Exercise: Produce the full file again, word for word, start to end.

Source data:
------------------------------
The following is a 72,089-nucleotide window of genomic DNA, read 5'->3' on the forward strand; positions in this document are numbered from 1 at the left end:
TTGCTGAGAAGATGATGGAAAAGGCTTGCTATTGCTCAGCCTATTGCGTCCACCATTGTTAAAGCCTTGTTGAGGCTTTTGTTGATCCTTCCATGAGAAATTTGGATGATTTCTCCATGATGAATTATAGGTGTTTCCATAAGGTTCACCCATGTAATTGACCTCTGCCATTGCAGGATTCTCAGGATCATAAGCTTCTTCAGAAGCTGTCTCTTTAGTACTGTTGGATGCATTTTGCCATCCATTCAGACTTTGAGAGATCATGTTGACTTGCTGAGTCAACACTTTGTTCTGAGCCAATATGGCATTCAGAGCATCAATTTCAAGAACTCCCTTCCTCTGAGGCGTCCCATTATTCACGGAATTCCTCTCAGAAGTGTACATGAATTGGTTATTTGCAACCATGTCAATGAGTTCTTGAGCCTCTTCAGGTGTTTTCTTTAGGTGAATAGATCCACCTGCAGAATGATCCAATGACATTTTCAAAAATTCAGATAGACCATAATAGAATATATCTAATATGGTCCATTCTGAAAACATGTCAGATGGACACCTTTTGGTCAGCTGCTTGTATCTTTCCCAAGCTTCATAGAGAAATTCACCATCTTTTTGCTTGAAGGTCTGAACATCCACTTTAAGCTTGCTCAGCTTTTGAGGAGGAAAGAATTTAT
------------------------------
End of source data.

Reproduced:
The following is a 72,089-nucleotide window of genomic DNA, read 5'->3' on the forward strand; positions in this document are numbered from 1 at the left end:
TTGCTGAGAAGATGATGGAAAAGGCTTGCTATTGCTCAGCCTATTGCGTCCACCATTGTTAAAGCCTTGTTGAGGCTTTTGTTGATCCTTCCATGAGAAATTTGGATGATTTCTCCATGATGAATTATAGGTGTTTCCATAAGGTTCACCCATGTAATTGACCTCTGCCATTGCAGGATTCTCAGGATCATAAGCTTCTTCAGAAGCTGTCTCTTTAGTACTGTTGGATGCATTTTGCCATCCATTCAGACTTTGAGAGATCATGTTGACTTGCTGAGTCAACACTTTGTTCTGAGCCAATATGGCATTCAGAGCATCAATTTCAAGAACTCCCTTCCTCTGAGGCGTCCCATTATTCACGGAATTCCTCTCAGAAGTGTACATGAATTGGTTATTTGCAACCATGTCAATGAGTTCTTGAGCCTCTTCAGGTGTTTTCTTTAGGTGAATAGATCCACCTGCAGAATGATCCAATGACATTTTCAAAAATTCAGATAGACCATAATAGAATATATCTAATATGGTCCATTCTGAAAACATGTCAGATGGACACCTTTTGGTCAGCTGCTTGTATCTTTCCCAAGCTTCATAGAGAAATTCACCATCTTTTTGCTTGAAGGTCTGAACATCCACTTTAAGCTTGCTCAGCTTTTGAGGAGGAAAGAATTTAT